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Sidney Rigdon’s Church Falls Apart (Part 2)

Sidney Rigdon was a major impact on William Bickerton.  Dr. Daniel Stone talks about how Bickerton lost faith in Rigdon.

Daniel:  William Bickerton really had progressed, had become a major member of the Rigdonite movement, but didn’t know Joseph Smith. So, he ends up leaving Sidney Rigdon’s church pretty quickly. So, in June of 1845, William Bickerton joins. But then in August of 1845, Sidney Rigdon is kind of wanting to create another communal society because he wants to reenact the United Order. He was always into communal living. He was even into that when he was a Campbellite minister in Ohio when he met Joseph Smith. So, he wanted to kind of reenact that and he believes he’s having revelations that they should build the new Jerusalem in the Cumberland Valley of Pennsylvania. So eventually they are having these revelations. He’s presenting them to the church. And Sidney Rigdon had organized another School of the Prophets just like Joseph Smith had and William Bickerton as a member of that school, they are praying, and they read liberal arts, things like history, English, and this would have been really interesting to Bickerton because he was not well educated. He was a coal miner. So being able to be schooled and be able to talk with men that were learning as well, it would’ve probably been very interesting to him. And they’re also learning the gifts of the spirit, how to be good ministers for the Gospel. So, William Bickerton says that as a member of the school, they’re having revelations as members of the school of the prophets, that Sidney Rigdon is going astray.

We also discuss Bickerton joining the LDS Church under Brigham Young for a short time!

Daniel:  William Bickerton is a devout LDS Mormon. And when you read the minutes, it’s quite interesting. I mean at one of the meetings that they have, he actually leads the vote to sustain Brigham Young and the Twelve in their offices. It’s kind of a ceremonial thing because obviously they don’t have power, but he’s showing their support for them and he’s a member of the LDS Church for 10 months. And so, when they start the West Elizabeth congregation, they appoint William Bickerton as the presiding elder and they go from nine members, by the end of 10 months they have 27 members. So, William Bickerton helps triple his congregation within less than a year. So, you know, he was busy preaching.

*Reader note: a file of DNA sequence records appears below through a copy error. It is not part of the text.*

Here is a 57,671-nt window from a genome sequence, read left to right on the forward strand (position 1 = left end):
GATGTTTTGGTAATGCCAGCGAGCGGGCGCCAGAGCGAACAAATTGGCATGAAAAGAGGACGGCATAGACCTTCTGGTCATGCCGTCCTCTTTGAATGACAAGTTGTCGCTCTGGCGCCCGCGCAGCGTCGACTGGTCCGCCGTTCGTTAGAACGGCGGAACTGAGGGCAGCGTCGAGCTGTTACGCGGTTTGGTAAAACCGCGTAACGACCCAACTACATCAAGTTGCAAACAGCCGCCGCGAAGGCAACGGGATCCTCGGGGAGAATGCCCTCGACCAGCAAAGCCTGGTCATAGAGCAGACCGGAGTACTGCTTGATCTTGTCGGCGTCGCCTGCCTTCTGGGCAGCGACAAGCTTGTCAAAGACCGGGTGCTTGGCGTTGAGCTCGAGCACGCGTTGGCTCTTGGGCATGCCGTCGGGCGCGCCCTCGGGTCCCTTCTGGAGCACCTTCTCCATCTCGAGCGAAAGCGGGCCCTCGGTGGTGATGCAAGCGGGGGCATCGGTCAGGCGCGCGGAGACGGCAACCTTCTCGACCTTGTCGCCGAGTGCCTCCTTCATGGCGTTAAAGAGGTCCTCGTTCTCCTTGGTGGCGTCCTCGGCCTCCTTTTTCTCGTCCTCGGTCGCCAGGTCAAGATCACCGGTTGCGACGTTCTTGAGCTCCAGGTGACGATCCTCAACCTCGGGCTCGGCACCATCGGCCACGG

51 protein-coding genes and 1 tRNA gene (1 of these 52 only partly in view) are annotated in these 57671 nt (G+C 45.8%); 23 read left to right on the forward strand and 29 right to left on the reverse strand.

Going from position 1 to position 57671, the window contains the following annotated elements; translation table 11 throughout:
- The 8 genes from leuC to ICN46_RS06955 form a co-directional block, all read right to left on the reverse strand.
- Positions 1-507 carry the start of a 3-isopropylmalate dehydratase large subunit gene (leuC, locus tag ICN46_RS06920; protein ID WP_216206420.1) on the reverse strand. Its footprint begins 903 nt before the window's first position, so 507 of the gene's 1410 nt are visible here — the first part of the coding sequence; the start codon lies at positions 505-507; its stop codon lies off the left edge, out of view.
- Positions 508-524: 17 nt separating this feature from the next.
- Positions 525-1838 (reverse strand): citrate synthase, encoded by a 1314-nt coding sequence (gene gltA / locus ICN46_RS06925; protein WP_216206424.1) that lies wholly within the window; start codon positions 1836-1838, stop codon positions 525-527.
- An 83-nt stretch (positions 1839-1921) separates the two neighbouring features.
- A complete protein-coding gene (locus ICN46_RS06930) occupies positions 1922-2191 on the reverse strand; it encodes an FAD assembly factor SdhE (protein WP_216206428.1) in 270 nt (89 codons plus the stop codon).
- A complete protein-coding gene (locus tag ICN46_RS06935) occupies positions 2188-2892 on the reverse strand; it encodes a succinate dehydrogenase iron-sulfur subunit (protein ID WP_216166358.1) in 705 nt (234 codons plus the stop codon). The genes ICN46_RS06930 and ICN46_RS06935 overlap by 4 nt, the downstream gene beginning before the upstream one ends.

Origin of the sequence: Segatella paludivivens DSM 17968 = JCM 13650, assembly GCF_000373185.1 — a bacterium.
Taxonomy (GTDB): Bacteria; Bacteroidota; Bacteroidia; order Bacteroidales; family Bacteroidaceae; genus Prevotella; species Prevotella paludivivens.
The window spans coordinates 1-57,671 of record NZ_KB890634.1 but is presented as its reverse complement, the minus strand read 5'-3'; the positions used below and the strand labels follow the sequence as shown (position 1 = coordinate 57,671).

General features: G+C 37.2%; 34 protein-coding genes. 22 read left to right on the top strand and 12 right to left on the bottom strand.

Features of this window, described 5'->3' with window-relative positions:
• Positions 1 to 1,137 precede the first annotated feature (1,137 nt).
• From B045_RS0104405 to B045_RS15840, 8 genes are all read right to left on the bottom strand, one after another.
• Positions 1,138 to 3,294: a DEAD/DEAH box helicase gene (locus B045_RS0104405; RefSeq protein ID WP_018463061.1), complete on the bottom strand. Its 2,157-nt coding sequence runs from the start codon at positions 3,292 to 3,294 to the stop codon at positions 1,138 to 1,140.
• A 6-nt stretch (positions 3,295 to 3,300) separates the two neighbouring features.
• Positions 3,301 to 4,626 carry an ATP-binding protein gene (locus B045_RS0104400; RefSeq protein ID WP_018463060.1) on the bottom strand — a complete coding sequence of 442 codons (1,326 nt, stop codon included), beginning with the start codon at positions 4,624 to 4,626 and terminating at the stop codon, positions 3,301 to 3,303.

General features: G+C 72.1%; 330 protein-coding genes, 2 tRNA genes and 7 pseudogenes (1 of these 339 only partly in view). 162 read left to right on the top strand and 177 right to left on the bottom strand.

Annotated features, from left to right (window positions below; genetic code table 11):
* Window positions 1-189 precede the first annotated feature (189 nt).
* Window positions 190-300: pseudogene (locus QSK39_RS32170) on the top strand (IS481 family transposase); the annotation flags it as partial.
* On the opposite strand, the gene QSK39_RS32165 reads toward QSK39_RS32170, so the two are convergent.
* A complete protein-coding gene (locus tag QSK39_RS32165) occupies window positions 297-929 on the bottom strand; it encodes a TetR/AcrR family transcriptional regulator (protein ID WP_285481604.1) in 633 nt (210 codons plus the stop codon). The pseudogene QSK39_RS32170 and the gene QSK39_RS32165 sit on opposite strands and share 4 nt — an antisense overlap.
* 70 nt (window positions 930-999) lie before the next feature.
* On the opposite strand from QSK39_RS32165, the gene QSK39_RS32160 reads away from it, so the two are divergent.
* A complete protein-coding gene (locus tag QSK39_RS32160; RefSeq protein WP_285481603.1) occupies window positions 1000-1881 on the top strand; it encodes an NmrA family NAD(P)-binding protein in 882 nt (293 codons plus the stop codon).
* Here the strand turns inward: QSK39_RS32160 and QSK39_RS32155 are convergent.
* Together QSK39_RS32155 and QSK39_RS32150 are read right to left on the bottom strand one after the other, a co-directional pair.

And what ends up happening is why he ends up leaving Brigham Young is because in March of 1852, there is a meeting that is held for all the Mormons in the area in Allegheny City, Pennsylvania, which is now the north side of Pittsburgh. And in that meeting they’re basically preparing the elders for the announcement that’s going to come later in the year in August for plural marriage. And this is what makes William Bickerton’s story so interesting.

Don’t forget to check out the Great Conflagration of Pittsburgh!  How did Sidney Rigdon react when the town was on fire?  Check out our conversation, as well as our previous conversation with Daniel!

William Bickerton was baptized by Sidney Rigdon, but soon became disillusioned with Rigdon's leadership.
William Bickerton was baptized by Sidney Rigdon, but soon became disillusioned with Rigdon’s leadership.
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Different Succession Claims: Other Mormon Groups

Yesterday was President Monson’s funeral.  When an LDS President dies, the First Presidency is dissolved.  Have you ever wondered why that is the case?  Historian John Hamer and apostle Lachlan MacKay of the Community of Christ will talk about why that happens in the LDS Church.  It’s a really interesting conversation as we discussion several succession claims.